Freedom to fly


POSTED: Thursday, July 02, 2009

ATLANTA » A federal appeals court upheld yesterday a preliminary injunction barring Delta Air Lines Inc., the world's biggest airline operator, from terminating a regional flying contract with Mesa Air Group Inc. subsidiary Freedom Airlines.

Phoenix-based Mesa, the parent of Hawaii interisland carrier go!, had said that the termination of the contract, if successful, would cripple the airline and could force it into bankruptcy.

Mesa said last year that the contract amounted to $20 million in monthly revenue for the parent company, or about 20 percent of its total sales for 2007.

Delta tried to terminate Freedom's ERJ-145 Delta Connection agreement on the grounds Freedom did not meet operational performance standards spelled out in its agreement with Delta. The ERJ-145 contract covers a certain number of 50-seat aircraft.

A lawyer for Delta said during a hearing in May 2008 that the company has the right to terminate the contract because Freedom did not maintain at least a 95 percent completion rate for three months within a six-month period.

But a Mesa lawyer said the reason Freedom fell below the minimum completion rate in October and December 2007 and February of 2008 was because Delta told Freedom to cancel numerous flights.

Mesa suggested it was Delta's strategy to force Freedom to not meet the necessary completion rate so it could cancel its contract with Freedom and reduce its overall domestic capacity. Delta and other major carriers have been reducing U.S. capacity, initially because of high fuel prices and more recently because of weak demand for air travel amid the recession.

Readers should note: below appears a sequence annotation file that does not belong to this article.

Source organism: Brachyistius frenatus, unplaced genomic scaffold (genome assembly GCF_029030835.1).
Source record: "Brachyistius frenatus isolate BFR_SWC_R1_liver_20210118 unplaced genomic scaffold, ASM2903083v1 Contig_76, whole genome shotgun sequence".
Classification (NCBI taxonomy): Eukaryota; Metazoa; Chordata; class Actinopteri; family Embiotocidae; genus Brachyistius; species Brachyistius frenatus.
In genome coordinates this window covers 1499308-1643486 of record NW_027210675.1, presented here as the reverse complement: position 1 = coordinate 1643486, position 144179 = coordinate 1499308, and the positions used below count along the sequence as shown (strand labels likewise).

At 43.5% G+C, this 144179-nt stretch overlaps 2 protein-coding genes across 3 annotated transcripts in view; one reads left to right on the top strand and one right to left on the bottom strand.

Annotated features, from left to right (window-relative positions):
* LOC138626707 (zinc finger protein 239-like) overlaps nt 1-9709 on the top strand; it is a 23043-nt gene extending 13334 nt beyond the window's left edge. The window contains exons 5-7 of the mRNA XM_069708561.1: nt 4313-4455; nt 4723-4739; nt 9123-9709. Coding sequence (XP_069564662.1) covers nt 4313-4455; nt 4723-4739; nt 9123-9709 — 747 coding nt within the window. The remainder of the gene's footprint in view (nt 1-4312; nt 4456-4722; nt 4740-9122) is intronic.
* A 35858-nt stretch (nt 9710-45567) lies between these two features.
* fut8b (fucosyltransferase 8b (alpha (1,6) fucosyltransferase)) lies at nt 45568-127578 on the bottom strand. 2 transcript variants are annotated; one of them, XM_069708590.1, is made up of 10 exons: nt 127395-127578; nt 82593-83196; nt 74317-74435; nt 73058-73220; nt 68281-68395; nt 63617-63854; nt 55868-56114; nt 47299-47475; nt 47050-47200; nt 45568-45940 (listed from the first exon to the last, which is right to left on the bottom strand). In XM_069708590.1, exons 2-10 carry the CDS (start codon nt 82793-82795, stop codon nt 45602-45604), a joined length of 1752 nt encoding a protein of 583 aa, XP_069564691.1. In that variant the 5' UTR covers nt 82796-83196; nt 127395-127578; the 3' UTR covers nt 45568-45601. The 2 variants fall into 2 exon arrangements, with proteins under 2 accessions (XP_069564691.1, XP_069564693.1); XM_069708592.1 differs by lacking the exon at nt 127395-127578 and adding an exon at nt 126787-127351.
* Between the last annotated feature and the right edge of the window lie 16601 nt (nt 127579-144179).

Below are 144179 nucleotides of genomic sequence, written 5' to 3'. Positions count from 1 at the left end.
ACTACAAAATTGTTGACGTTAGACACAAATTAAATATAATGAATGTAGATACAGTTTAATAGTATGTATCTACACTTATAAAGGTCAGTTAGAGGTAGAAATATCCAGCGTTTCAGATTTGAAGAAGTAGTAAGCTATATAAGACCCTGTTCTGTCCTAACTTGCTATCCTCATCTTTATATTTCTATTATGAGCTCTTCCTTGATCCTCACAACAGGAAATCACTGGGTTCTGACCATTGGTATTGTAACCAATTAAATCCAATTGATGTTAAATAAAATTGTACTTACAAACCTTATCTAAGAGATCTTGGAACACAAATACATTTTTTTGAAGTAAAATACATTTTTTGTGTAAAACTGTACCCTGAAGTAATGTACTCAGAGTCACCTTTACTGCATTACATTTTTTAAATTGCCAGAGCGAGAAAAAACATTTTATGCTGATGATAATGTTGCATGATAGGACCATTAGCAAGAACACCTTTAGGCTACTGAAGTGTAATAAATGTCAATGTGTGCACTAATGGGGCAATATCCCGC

Delta denied that it intentionally forced Mesa into the situation.

Mesa won a preliminary court injunction from federal District Court in Atlanta to block the contract termination, and the 11th U.S. Circuit Court of Appeals, also in Atlanta, affirmed that decision yesterday.

“;The evidence showed that Delta induced Mesa to agree to Delta's coordinated cancellations by promising not to count such cancellations against it and then, having benefited from Mesa's willingness to extend Delta this courtesy, attempted to cancel the parties' contract on the theory that this promise was invalid as a matter of law,”; the appeals court said in its ruling.

It added, “;In light of this evidence, the District Court did not abuse its discretion when it granted Mesa's motion for a preliminary injunction.”;

Mesa's federal lawsuit seeking to permanently stop Delta's contract termination plan is still pending.

Delta said in a statement that yesterday's ruling is only a preliminary step in the process and the carrier looks forward to the opportunity to fully make its case in District Court.

Mesa said in a statement that the appeals court noted the District Court had found testimony of Delta's primary witness to be “;non-credible”; and that the order found Delta acted in “;bad faith”; in its attempt to terminate the agreement.

Sources closes to the situation said yesterday's order opens the door for Mesa to sue Delta for damage claims.

“;We are very pleased with the court's order affirming the injunction issued by the District Court,”; Mesa Chairman and Chief Executive Jonathan Ornstein said.

Mesa's stock closed up 50 percent at 15 cents yesterday in regular trading after the order came out late in the trading session. The shares continued rising to 20 cents in after-hours trading.